Following a successful organ transplant, the main goal for most patients is to resume a normal lifestyle as soon as possible. In many cases, though, it’s a tremendous adjustment with significant demands – especially during the first couple of years after transplant.
In the case of a heart transplant, for example, the new lifestyle involves twice-a-week visits to the clinic for the first 6-8 weeks after transplant, various tests and imaging, and extensive lab work. Each organ type has its specific protocols, but all recipients can expect many months of routine clinic visits and ongoing interaction with their transplant coordinators.
Knowing what to expect can make these adjustments easier for patients, and post-transplant coordinators understand these expectations.
Navigating the ‘New Normal’
Each coordinator typically works with hundreds of patients, guiding them through each phase of the transition to the “new normal,” monitoring their progress during the initial months following surgery and ultimately helping oversee a lifetime of care. They manage prescriptions, make clinic appointments, and evaluate each patient’s adjustment to long-term treatment. Any and all problems that arise should be reported to the coordinator. The shared experience of post-transplant coordinators is a tremendous resource for conveying to patients what they can expect after transplant.
UAB Medicine’s Heart Transplant Coordinator Connie Bowen, CRNP, views the period after transplant as a time of high expectations and risks, much like the first months of childhood.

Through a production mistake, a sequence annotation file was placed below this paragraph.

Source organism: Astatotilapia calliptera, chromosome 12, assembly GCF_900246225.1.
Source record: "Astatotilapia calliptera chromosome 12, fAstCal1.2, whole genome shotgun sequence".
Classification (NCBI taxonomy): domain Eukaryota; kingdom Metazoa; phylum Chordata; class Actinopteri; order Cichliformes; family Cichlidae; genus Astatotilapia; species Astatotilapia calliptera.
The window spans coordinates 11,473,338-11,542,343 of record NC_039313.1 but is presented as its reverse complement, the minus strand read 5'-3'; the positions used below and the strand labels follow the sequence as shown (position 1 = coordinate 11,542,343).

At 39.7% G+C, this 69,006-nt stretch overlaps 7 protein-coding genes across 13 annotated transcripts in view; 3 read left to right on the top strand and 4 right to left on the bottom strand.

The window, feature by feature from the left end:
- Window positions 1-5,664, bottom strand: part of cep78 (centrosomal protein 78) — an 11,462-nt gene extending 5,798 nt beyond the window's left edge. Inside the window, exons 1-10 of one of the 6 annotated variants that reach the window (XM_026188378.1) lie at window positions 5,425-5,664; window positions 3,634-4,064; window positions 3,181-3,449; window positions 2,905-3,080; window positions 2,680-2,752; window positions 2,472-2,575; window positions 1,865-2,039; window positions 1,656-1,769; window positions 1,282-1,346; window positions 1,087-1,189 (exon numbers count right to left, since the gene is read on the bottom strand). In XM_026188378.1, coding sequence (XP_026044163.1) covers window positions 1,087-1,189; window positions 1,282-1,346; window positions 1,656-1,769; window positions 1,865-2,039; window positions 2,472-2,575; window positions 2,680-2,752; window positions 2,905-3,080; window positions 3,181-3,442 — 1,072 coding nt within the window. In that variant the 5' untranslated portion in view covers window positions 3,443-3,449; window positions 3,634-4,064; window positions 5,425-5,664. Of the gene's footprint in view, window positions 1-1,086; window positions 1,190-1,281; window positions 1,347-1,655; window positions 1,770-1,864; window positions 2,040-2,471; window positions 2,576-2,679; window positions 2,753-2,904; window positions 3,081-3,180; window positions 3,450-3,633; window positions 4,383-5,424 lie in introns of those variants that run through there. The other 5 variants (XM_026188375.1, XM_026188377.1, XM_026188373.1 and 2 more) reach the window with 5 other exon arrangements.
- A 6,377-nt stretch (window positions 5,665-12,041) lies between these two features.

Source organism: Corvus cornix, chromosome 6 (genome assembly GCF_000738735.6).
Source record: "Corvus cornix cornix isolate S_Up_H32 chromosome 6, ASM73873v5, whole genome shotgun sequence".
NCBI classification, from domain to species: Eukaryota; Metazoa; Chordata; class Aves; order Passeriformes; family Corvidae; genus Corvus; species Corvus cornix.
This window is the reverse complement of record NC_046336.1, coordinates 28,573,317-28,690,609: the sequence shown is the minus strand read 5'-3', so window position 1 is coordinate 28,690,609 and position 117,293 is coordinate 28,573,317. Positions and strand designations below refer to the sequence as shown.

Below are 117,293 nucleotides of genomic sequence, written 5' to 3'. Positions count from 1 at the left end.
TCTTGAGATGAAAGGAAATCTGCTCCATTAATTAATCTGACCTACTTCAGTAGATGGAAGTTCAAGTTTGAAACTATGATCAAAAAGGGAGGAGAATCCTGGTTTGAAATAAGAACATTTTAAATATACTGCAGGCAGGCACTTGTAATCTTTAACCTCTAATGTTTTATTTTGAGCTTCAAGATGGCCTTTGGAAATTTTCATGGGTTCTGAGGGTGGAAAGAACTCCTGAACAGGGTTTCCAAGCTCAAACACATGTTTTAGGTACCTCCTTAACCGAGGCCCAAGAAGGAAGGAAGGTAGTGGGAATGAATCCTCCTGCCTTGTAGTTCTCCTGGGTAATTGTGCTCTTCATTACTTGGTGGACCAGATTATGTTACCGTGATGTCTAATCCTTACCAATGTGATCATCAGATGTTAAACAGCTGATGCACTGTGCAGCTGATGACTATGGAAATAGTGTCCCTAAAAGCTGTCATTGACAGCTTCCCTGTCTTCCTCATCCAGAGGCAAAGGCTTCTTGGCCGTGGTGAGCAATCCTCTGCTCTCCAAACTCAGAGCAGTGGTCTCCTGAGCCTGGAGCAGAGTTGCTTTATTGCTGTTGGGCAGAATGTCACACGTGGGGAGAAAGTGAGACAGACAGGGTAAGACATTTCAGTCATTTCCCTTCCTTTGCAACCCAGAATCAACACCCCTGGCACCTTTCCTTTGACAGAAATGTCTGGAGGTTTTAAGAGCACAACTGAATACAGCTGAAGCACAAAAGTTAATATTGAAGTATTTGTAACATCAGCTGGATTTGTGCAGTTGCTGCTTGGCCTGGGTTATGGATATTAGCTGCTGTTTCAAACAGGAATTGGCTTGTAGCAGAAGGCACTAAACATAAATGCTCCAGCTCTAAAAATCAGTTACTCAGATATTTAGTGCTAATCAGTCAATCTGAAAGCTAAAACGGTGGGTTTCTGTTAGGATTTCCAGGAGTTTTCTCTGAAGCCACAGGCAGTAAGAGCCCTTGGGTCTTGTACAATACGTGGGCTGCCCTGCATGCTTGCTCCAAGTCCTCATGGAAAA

“I emphasize the fact that we must closely monitor every aspect of a patient’s health right after transplant, and so those demands and expectations are in place day one,” Bowen says. “Our goal is for the benefits of the transplant to always outweigh any risks, side effects, or inconvenience. The heart transplant protocol is extremely demanding, so it’s not lost on me what we ask of our patients, especially in those first weeks and that first year. Twice-per-week visits are difficult for anyone, but many of our patients have long drives to and from clinic. Sometimes they may need to have labs drawn at home. If there’s a serious problem, they must go to the ER. We try to keep in mind the magnitude of what we ask, and we always recognize how much our patients give back to us. When a patient is calling frequently about certain issues, they tend to apologize for ‘bothering us.’ If there’s any detail of post-transplant care that I would focus on, it’s that patients never have been and never will be a bother. This is a lifetime relationship, and success depends on constant communication.”Share